The Land Use Voter Empowerment (LUVE) initiative has qualified for the November ballot.

The Los Angeles County Registrar-Recorder’s Office verified the required signatures this week and has notified the Santa Monica City Clerk that the measure had enough qualified signatures for the ballot.

The initiative must now be put before City Council who can adopt the ordinance, schedule it for the next municipal election or request staff prepare a study on the topic. That study can take up to 30 days and then return to Council a second time to be adopted or placed on the ballot. If council chooses to send the item to voters, the County Board of Supervisors must then approve the ballot measure to be placed on the next County election.

The petition would apply a new permitting process known as a Major Development Review Permit to projects taller than 32 feet (about two stories) that would require voter approval of the project. The new standard would also apply to any development agreement approved by City Council. Voter approval would also be required for significant changes to zoning rules.

According to the ballot summary, “Exemptions from the Major Development Review Permit requirements would apply to single unit dwellings, 100% affordable housing projects of 50 units or less, Tier 1 projects including on site affordable housing in compliance with the City’s Affordable Housing Production Program, and projects exceeding Tier 1 standards due only to state-mandated height/density bonuses for affordable housing. Exemptions from the voter approval requirement would apply to 100% affordable and moderate income housing projects, 100% senior housing projects, projects in the coastal zone complying with height and density limitations in the certified Local Coastal Program, and projects on sites listed in the City’s Housing Element with specified maximum floor area ratios and minimum residential percentages.”

Residocracy, a local political organization that gained prominence during the debate over the former Hines project, paid for the initiative. Residocracy organized a referendum on the Hines project but council ultimately rescinded approval for the development before the decision went to voters.

Residocracy founder Armen Melkonians said he is looking forward to a vigorous campaign.

“We pretty much start our fundraising campaign to get some money to fight the overwhelming money that s going to be thrown against us from the development community,” he said.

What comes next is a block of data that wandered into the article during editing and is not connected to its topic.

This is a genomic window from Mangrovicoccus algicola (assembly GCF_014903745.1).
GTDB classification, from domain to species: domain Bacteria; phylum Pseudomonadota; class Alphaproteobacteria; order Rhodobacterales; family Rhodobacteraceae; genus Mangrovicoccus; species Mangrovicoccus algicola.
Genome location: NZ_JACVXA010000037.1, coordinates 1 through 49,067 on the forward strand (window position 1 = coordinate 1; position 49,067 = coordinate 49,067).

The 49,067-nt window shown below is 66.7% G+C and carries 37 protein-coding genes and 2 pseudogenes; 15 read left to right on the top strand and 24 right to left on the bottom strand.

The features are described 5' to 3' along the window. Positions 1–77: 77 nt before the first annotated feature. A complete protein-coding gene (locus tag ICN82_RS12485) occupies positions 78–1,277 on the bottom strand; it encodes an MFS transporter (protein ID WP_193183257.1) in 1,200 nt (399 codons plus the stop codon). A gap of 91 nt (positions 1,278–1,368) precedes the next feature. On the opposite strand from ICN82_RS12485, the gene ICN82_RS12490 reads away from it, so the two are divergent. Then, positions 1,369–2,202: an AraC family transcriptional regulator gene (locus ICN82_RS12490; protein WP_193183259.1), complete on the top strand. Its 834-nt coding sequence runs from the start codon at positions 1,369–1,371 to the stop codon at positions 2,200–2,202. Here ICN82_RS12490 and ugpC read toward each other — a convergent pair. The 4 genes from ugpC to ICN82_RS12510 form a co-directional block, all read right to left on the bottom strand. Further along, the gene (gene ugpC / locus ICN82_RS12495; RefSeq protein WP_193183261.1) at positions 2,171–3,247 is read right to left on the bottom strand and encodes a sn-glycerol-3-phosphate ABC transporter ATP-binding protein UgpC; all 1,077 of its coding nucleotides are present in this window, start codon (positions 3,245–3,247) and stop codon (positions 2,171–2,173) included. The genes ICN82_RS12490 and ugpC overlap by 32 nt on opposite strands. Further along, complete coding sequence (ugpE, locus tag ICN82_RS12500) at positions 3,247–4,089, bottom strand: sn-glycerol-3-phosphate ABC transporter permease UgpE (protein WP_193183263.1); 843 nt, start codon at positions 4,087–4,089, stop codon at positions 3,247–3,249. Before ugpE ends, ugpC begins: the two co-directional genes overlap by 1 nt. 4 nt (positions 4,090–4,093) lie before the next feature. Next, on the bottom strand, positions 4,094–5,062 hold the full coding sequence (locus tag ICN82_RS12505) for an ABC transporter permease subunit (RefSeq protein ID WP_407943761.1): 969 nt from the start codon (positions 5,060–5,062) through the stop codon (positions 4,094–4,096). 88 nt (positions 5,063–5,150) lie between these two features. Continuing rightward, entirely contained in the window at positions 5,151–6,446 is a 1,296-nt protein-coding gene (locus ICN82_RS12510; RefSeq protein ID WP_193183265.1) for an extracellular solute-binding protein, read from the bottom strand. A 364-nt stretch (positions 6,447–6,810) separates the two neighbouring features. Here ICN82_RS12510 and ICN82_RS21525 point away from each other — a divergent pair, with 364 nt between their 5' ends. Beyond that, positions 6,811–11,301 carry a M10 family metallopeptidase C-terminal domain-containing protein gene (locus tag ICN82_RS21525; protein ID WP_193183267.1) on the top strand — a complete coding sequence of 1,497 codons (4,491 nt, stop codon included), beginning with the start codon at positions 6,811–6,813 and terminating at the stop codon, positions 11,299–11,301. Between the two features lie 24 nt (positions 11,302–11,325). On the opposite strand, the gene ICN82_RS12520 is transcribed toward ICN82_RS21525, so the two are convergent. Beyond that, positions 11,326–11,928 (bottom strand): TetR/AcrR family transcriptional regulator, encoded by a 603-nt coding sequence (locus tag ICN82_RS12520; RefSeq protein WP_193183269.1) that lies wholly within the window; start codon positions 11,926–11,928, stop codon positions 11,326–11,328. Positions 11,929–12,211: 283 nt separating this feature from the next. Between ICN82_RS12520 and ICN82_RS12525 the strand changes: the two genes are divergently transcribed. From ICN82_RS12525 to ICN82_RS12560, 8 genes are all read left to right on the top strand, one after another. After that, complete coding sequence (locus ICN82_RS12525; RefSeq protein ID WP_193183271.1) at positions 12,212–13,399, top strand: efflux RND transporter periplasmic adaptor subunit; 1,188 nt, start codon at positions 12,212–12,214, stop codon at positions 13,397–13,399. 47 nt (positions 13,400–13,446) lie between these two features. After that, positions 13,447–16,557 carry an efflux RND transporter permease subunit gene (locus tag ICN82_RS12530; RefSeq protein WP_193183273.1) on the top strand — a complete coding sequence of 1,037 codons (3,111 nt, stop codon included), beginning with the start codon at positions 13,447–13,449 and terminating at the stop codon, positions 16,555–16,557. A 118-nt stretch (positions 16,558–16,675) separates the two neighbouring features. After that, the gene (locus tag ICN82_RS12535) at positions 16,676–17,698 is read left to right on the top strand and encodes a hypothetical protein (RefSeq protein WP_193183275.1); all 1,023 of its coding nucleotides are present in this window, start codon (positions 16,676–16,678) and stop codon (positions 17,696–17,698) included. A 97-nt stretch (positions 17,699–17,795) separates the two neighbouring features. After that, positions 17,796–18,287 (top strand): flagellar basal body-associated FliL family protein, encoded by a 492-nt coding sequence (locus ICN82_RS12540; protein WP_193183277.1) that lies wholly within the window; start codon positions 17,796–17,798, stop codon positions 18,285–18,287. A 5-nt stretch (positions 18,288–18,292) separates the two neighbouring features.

Opposition groups include the recently formed Housing & Opportunity for a Modern Economy (HOME) and Santa Monica Forward.

HOME said they represent home builders.

“Land prices are very expensive in our City. Housing affordability and availability of housing is near and dear to Santa Monicans,” said Jay Trisler, spokesman for the Committee. “We believe that the LUVE initiative is detrimental to the building of housing that is affordable and will decrease availability of all housing in Santa Monica.”

Santa Monica Forward formed last year with the self described goal of advancing progressive values. Former mayor Judy Abdo and Juan Matute, the Program Director for the UCLA Local Climate Change Initiative are co-chairs of the group. Last week. Forward filed paperwork to formally oppose LUVE.

Councilman Kevin McKeown said he thinks support for LUVE will decrease with additional information.

“The Council can now get expert analysis of the measure’s impacts, which I expect will include increased developer money skewing local politics, as well as suppressed housing production,” he said by email. “We’re all frustrated by traffic, but once the public is better informed about the Residocracy initiative, I expect support for such an extreme measure to wane. I look forward to a robust discussion about the inclusive community we aspire to be, and how we can deal with traffic and quality of life issues without sacrificing our egalitarian and democratic values.”

Melkonians said LUVE allows for growth without voter approval and said where developers want to exchange community benefits for height/density bonuses, the public should be able to decide on the outcome.

“We know that residents will make the correct choices,” he said. “If it’s a good project, it will get built. If it’s a bad project like some of the ones we’ve seen, it won’t get passed.”

He said reasonable projects with good community benefits should go before voters because residents can’t trust the city council to make development decisions.

“(LUVE) will remove the influence that developers have over our council, will remove the backroom deals because at the end of the day the deal will have to go before the voters.”

He said cities that have similar kinds of rules in place haven’t seen an influx of developer funded elections advocating for large projects, but rather, the rules have guided development toward a lower threshold.